This George H.W. Bush Parody Account Is Playing With Fire

After George H.W. Bush passed away, social media was full of kind words for the former president. Democrats and Republicans alike suddenly had nothing but praise for Poppy. But at least one Twitter user had a different idea.

Hours after President Bush’s death, an account named George H.W. Bush suddenly tweeted, “damn it’s hot down here.” The twitter handle in question is @georgeisinhell and the location, of course, is “hell.”

George’s account is following just 60 people, many of them self-declared Marxists and Bolsheviks. He has over 3,000 followers so far. His twitter account was created back in 2014 but he’s never tweeted before today. His profile includes a link to an online library of Marxist literature.

‘George’ Mocks People Who Praise Him & Says the Whole CIA Is in Jail Too

The Parody George account has nothing but scorn for “progressive” politicians who have been eulogize get Bush after his death. Bernie Sanders, for example, put out a tweet praising President Bush for his “humble and devoted service” to the US. But the parody account snapped back, “Reagan conservatives, Bourgeouis “progressives,” eulogizing war criminals.”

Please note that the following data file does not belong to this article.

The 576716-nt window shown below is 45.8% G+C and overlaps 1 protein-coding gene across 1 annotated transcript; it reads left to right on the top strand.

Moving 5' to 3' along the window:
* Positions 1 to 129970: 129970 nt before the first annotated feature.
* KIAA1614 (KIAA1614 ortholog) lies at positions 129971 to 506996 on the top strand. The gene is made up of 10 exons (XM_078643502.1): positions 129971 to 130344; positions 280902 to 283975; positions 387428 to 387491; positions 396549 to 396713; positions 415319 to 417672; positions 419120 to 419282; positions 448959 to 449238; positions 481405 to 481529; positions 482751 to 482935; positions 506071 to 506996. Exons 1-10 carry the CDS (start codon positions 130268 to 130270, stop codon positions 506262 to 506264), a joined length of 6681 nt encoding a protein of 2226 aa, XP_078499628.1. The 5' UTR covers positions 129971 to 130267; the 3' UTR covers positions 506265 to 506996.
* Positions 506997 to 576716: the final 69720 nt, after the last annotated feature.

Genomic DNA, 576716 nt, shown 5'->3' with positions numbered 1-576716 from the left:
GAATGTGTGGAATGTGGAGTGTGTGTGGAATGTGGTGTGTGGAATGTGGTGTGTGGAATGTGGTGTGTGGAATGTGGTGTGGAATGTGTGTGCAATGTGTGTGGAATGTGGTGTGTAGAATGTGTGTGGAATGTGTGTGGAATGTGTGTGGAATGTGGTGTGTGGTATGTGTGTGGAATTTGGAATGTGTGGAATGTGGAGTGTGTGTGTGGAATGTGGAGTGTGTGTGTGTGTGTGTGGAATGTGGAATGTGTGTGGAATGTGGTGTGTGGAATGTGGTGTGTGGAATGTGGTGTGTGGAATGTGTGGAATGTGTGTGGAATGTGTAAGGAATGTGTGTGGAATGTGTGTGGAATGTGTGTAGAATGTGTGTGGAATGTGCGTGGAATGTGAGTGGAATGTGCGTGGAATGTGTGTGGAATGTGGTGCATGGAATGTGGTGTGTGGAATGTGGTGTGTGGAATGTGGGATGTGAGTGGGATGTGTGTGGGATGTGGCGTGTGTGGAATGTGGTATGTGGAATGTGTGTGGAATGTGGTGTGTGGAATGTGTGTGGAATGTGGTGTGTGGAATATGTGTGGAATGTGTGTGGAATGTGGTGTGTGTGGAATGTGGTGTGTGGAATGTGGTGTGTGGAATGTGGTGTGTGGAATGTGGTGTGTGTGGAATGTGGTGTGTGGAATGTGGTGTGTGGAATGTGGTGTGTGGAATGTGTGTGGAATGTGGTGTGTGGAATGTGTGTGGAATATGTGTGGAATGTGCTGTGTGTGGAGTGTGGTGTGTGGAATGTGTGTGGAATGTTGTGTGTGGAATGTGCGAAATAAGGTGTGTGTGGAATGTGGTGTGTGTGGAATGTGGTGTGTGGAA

The account then retweeted a thread about “George H.W. Bush crimes & war crimes.”

Parody “George” is looking for Contras to get in touch with:

and was thrilled to discover that there’s oil down in hell:

He announced with glee that Hell is full of CIA workers, writing, “if hell is so bad the why did all my old CIA coworkers just throw me a welcome party? Checkmate, commies.”

The account also retweeted a gruesome cartoon which shows Death (dressed all in black and carrying a scythe) stalks down a bloody hallway with a series of doors, each bearing a photo of a conservative world leader. The doors with photos of Margaret Thatcher, John McCain, and George H.W. Bush are all open. Trails of blood lead out of each door. Death is knocking on a door bearing Henry Kissinger’s photo.

This kind of humor isn’t for everyone, especially so soon after the death of an American President. But for thousands of people, the account apparently serves as a reminder that Bush Sr wasn’t always a beloved figure and that he was, like  every president, a complicated and controversial character who drew criticism as well as praise.


Read More